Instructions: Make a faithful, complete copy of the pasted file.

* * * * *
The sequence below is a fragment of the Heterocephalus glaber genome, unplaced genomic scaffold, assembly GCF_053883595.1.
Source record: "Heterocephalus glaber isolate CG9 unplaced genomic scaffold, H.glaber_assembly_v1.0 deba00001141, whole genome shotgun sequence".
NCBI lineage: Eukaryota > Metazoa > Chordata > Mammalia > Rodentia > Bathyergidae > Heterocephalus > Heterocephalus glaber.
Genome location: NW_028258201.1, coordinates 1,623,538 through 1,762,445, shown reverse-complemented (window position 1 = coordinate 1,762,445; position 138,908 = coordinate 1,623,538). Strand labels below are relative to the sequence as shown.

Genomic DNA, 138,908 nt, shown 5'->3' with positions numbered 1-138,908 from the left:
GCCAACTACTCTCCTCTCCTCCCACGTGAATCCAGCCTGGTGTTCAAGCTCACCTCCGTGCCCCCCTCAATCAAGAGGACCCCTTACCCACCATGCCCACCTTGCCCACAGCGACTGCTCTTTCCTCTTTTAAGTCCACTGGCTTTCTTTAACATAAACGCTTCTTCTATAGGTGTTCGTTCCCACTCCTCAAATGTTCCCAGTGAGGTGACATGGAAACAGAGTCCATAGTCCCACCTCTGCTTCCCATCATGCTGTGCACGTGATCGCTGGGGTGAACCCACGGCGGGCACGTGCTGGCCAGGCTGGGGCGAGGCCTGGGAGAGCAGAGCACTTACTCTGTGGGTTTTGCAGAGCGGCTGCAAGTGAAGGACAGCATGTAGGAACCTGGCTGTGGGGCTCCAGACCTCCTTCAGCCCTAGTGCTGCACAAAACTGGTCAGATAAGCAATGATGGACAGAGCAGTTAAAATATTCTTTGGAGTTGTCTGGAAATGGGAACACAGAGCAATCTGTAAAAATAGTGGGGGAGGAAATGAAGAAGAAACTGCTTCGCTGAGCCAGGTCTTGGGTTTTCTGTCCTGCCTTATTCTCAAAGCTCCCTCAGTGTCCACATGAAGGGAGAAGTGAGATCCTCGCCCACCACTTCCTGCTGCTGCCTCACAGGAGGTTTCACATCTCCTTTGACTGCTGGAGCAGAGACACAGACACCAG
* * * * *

The sequence below is a fragment of the Heterocephalus glaber genome, unplaced genomic scaffold, assembly GCF_053883595.1.
Source record: "Heterocephalus glaber isolate CG9 unplaced genomic scaffold, H.glaber_assembly_v1.0 deba00001141, whole genome shotgun sequence".
NCBI lineage: Eukaryota > Metazoa > Chordata > Mammalia > Rodentia > Bathyergidae > Heterocephalus > Heterocephalus glaber.
Genome location: NW_028258201.1, coordinates 1,623,538 through 1,762,445, shown reverse-complemented (window position 1 = coordinate 1,762,445; position 138,908 = coordinate 1,623,538). Strand labels below are relative to the sequence as shown.

Genomic DNA, 138,908 nt, shown 5'->3' with positions numbered 1-138,908 from the left:
GCCAACTACTCTCCTCTCCTCCCACGTGAATCCAGCCTGGTGTTCAAGCTCACCTCCGTGCCCCCCTCAATCAAGAGGACCCCTTACCCACCATGCCCACCTTGCCCACAGCGACTGCTCTTTCCTCTTTTAAGTCCACTGGCTTTCTTTAACATAAACGCTTCTTCTATAGGTGTTCGTTCCCACTCCTCAAATGTTCCCAGTGAGGTGACATGGAAACAGAGTCCATAGTCCCACCTCTGCTTCCCATCATGCTGTGCACGTGATCGCTGGGGTGAACCCACGGCGGGCACGTGCTGGCCAGGCTGGGGCGAGGCCTGGGAGAGCAGAGCACTTACTCTGTGGGTTTTGCAGAGCGGCTGCAAGTGAAGGACAGCATGTAGGAACCTGGCTGTGGGGCTCCAGACCTCCTTCAGCCCTAGTGCTGCACAAAACTGGTCAGATAAGCAATGATGGACAGAGCAGTTAAAATATTCTTTGGAGTTGTCTGGAAATGGGAACACAGAGCAATCTGTAAAAATAGTGGGGGAGGAAATGAAGAAGAAACTGCTTCGCTGAGCCAGGTCTTGGGTTTTCTGTCCTGCCTTATTCTCAAAGCTCCCTCAGTGTCCACATGAAGGGAGAAGTGAGATCCTCGCCCACCACTTCCTGCTGCTGCCTCACAGGAGGTTTCACATCTCCTTTGACTGCTGGAGCAGAGACACAGACACCAG